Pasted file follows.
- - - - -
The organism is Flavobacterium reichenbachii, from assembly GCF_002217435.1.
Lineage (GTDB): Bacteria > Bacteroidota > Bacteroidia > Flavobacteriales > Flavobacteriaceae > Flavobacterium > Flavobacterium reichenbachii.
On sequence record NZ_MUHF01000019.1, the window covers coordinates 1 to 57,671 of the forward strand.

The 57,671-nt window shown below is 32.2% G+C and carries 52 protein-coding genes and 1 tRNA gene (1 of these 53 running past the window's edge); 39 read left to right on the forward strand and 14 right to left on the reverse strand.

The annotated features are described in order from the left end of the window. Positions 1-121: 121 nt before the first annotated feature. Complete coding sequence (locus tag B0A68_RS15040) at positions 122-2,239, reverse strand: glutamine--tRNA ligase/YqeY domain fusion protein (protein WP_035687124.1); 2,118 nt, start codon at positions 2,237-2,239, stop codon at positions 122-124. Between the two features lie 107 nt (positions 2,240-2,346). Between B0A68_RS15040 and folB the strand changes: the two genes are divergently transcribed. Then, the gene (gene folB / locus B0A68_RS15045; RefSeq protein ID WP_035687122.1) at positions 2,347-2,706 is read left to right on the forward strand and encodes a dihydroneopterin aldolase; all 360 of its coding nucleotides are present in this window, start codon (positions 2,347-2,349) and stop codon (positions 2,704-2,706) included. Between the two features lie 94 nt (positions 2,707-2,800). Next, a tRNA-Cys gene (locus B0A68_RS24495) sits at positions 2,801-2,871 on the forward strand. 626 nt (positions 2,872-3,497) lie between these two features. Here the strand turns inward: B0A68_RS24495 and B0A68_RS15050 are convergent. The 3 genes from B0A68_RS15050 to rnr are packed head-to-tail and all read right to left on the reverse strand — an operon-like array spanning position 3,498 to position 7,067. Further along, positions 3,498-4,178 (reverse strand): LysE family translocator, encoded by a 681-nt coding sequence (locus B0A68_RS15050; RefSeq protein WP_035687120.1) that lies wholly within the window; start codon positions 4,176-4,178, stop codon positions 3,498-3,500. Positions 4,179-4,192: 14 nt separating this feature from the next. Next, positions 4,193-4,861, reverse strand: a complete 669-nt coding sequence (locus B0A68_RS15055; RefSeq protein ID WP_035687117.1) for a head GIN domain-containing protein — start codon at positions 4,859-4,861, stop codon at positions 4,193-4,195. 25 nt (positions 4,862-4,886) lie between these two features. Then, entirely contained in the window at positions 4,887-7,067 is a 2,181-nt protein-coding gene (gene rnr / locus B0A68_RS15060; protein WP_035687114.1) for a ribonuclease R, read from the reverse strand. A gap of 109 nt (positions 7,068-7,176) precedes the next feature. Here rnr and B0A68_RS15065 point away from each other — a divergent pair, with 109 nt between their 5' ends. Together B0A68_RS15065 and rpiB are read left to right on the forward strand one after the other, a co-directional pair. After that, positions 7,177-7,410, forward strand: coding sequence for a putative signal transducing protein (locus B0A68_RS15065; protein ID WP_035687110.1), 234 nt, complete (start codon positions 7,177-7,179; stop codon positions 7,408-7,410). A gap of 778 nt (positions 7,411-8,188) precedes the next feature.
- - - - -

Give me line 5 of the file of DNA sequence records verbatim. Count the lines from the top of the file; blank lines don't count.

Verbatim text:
The annotated features are described in order from the left end of the window. Positions 1-121: 121 nt before the first annotated feature. Complete coding sequence (locus tag B0A68_RS15040) at positions 122-2,239, reverse strand: glutamine--tRNA ligase/YqeY domain fusion protein (protein WP_035687124.1); 2,118 nt, start codon at positions 2,237-2,239, stop codon at positions 122-124. Between the two features lie 107 nt (positions 2,240-2,346). Between B0A68_RS15040 and folB the strand changes: the two genes are divergently transcribed. Then, the gene (gene folB / locus B0A68_RS15045; RefSeq protein ID WP_035687122.1) at positions 2,347-2,706 is read left to right on the forward strand and encodes a dihydroneopterin aldolase; all 360 of its coding nucleotides are present in this window, start codon (positions 2,347-2,349) and stop codon (positions 2,704-2,706) included. Between the two features lie 94 nt (positions 2,707-2,800). Next, a tRNA-Cys gene (locus B0A68_RS24495) sits at positions 2,801-2,871 on the forward strand. 626 nt (positions 2,872-3,497) lie between these two features. Here the strand turns inward: B0A68_RS24495 and B0A68_RS15050 are convergent. The 3 genes from B0A68_RS15050 to rnr are packed head-to-tail and all read right to left on the reverse strand — an operon-like array spanning position 3,498 to position 7,067. Further along, positions 3,498-4,178 (reverse strand): LysE family translocator, encoded by a 681-nt coding sequence (locus B0A68_RS15050; RefSeq protein WP_035687120.1) that lies wholly within the window; start codon positions 4,176-4,178, stop codon positions 3,498-3,500. Positions 4,179-4,192: 14 nt separating this feature from the next. Next, positions 4,193-4,861, reverse strand: a complete 669-nt coding sequence (locus B0A68_RS15055; RefSeq protein ID WP_035687117.1) for a head GIN domain-containing protein — start codon at positions 4,859-4,861, stop codon at positions 4,193-4,195. 25 nt (positions 4,862-4,886) lie between these two features. Then, entirely contained in the window at positions 4,887-7,067 is a 2,181-nt protein-coding gene (gene rnr / locus B0A68_RS15060; protein WP_035687114.1) for a ribonuclease R, read from the reverse strand. A gap of 109 nt (positions 7,068-7,176) precedes the next feature. Here rnr and B0A68_RS15065 point away from each other — a divergent pair, with 109 nt between their 5' ends. Together B0A68_RS15065 and rpiB are read left to right on the forward strand one after the other, a co-directional pair. After that, positions 7,177-7,410, forward strand: coding sequence for a putative signal transducing protein (locus B0A68_RS15065; protein ID WP_035687110.1), 234 nt, complete (start codon positions 7,177-7,179; stop codon positions 7,408-7,410). A gap of 778 nt (positions 7,411-8,188) precedes the next feature.